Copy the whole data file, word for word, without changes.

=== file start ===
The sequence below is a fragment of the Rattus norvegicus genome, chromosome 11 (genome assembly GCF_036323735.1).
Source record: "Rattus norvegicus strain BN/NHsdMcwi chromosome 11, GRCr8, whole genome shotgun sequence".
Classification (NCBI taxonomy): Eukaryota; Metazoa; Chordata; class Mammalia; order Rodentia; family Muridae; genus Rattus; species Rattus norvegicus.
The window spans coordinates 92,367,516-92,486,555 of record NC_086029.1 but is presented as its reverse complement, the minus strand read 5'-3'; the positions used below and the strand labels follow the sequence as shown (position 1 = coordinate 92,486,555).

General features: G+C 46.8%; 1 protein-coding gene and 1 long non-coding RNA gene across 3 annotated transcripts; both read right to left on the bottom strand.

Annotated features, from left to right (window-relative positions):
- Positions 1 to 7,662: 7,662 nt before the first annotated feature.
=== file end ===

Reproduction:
The sequence below is a fragment of the Rattus norvegicus genome, chromosome 11 (genome assembly GCF_036323735.1).
Source record: "Rattus norvegicus strain BN/NHsdMcwi chromosome 11, GRCr8, whole genome shotgun sequence".
Classification (NCBI taxonomy): Eukaryota; Metazoa; Chordata; class Mammalia; order Rodentia; family Muridae; genus Rattus; species Rattus norvegicus.
The window spans coordinates 92,367,516-92,486,555 of record NC_086029.1 but is presented as its reverse complement, the minus strand read 5'-3'; the positions used below and the strand labels follow the sequence as shown (position 1 = coordinate 92,486,555).

General features: G+C 46.8%; 1 protein-coding gene and 1 long non-coding RNA gene across 3 annotated transcripts; both read right to left on the bottom strand.

Annotated features, from left to right (window-relative positions):
- Positions 1 to 7,662: 7,662 nt before the first annotated feature.